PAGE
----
Antiphospholipid syndrome is a state of autoimmune-induced hypercoagulability. The uncharacteristically hyperbolic term "catastrophic" is used to describe a case of antiphospholipid syndrome which involves both excessive clotting and excessive bleeding, with consumption of coagulation factors. Like most medical conditions with the words "catastrophic" in the title, the ICU trainee should have wanted to be familiar with this syndrome, even though it had previously never appeared in the fellowship exam papers. And then of course it did appear, as Question 11 from the second paper of 2022, and predictably only 9.6% of the trainees were able to pass this question (even with Angoff marking, which would have lowered the expected pass mark). Non-catastrophic antiphospholipid syndrome has also appeared as a third of Question 7 from the first paper of 2022.
If the time-poor trainee were going to devote any of their precious time to reading about this disease process, they may wish to limit thremselves to only one paper.
That paper should be the 2012 update by Cervera and Espinosa. Unless otherwise stated, everything that follows in this summary is a concentrated distillate of their wisdom. Other more recent resources include Garcia & Erkan (2018).
One would confirm this diagnosis by ordering a lupus anticoagulant and an antiphospolipid antibody assays. Certainly, one could spend hours talking about esoterica like the Russel Viper Venom Time. Instead, I will point to the most recent consensus statement regarding the diagnostic criteria. One requires one clinical criterion (eg. thrombosis) and one laboratory criterion (eg. a positive anti-β2-glycoprotein-I antibody) for a diagnosis of antiphospholipid syndrome, and a few other features to make it "catastrophic".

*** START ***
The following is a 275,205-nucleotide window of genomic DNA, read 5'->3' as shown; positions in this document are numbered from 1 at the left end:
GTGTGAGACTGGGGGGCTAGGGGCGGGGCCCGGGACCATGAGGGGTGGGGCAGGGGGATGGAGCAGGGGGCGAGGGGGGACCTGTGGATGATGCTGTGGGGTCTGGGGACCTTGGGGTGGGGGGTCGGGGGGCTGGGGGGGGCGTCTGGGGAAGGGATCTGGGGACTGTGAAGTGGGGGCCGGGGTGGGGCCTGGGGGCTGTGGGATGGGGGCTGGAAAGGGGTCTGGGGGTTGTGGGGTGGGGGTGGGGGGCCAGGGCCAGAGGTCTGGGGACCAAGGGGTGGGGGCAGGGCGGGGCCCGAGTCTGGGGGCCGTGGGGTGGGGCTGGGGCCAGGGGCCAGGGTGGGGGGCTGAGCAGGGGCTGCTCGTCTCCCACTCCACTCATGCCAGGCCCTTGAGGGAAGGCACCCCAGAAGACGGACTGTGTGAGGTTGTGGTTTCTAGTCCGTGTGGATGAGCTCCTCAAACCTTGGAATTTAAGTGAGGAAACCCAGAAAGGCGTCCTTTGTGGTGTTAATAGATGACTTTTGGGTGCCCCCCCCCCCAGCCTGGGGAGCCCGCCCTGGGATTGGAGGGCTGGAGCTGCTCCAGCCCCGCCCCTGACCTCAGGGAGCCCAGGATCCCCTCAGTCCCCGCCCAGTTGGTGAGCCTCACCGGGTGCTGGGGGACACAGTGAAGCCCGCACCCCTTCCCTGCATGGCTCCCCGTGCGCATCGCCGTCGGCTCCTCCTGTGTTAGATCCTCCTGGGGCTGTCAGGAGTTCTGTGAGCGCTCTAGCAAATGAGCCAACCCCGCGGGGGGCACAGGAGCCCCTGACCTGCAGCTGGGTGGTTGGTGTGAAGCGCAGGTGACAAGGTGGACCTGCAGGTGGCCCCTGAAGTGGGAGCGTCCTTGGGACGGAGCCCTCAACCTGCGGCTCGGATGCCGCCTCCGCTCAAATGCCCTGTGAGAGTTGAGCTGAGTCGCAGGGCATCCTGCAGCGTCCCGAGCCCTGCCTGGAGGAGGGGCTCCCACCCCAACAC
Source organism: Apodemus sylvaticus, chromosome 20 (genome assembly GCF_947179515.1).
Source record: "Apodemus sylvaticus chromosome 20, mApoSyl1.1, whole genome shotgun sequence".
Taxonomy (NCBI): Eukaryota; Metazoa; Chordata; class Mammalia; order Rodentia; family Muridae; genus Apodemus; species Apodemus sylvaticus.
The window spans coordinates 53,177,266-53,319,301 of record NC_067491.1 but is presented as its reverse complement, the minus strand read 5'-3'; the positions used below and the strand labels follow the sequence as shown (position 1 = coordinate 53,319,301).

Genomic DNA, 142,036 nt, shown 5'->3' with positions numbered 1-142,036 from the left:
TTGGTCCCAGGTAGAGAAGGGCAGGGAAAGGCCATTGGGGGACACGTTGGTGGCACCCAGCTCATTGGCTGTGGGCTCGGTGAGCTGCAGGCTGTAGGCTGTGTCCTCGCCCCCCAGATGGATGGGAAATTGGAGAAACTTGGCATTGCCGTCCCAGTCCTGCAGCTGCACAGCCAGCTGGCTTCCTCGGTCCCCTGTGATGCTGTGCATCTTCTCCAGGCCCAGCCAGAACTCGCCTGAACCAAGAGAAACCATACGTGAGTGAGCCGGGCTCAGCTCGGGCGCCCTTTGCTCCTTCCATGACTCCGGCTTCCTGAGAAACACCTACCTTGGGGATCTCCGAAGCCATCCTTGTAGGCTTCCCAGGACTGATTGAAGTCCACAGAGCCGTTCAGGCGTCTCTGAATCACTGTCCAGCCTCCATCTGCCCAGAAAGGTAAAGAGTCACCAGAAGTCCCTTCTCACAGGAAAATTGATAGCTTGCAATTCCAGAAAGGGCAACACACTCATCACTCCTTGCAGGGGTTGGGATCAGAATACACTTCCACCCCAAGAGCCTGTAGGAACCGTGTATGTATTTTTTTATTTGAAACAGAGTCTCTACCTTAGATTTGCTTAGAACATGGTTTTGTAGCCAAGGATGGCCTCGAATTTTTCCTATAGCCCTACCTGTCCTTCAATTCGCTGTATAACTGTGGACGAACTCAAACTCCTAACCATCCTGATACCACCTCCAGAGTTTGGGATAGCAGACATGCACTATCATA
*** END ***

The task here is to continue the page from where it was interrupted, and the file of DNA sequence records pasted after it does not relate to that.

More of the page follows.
The complete list of criteria is as follows:
"Definite" CAPS satisfies all 4 criteria, but one wonders whether histopathological confirmation is a sensible criterion to demand. "Probable" CAPS satisfies criteria 1, 2 and 4.
The antiphospholipid syndrome patient is prone to simultaneously clotting and bleeding. The specific list of complication and clinical features depends on the organs most affected. They may include the following:
The CAPS registry (consisting of 280 patients) records the following patterns:
Laboratory features, beyond the serology required for diagnosis, include the following:
Management strategies consist of anticoagulation and immunosuppression, with a stepwise escalation of therapies all the way up to weird stuff like ancrod and various mibs and mabs.
Second line therapies:
Third line therapies:
Garcia, David, and Doruk Erkan. "Diagnosis and management of the antiphospholipid syndrome." New England Journal of Medicine 378.21 (2018): 2010-2021.
Cervera, Ricard. "Antiphospholipid syndrome." Thrombosis research 151 (2017): S43-S47.
Miyakis, Spyridon, et al. "International consensus statement on an update of the classification criteria for definite antiphospholipid syndrome (APS)." Journal of Thrombosis and Haemostasis 4.2 (2006): 295-306.
Cervera, Ricard, and Gerard Espinosa. "Update on the catastrophic antiphospholipid syndrome and the “CAPS Registry”." Seminars in thrombosis and hemostasis. Vol. 38. No. 4. 2012.
Belmont, H. Michael. "Catastrophic antiphospholipid syndrome." Hughes Syndrome. Springer London, 2006. 171-180.
Mehta, Trupti P., Maureen A. Smythe, and Joan C. Mattson. "Strategies for managing heparin therapy in patients with antiphospholipid antibody syndrome." Pharmacotherapy: The Journal of Human Pharmacology and Drug Therapy 31.12 (2011): 1221-1231.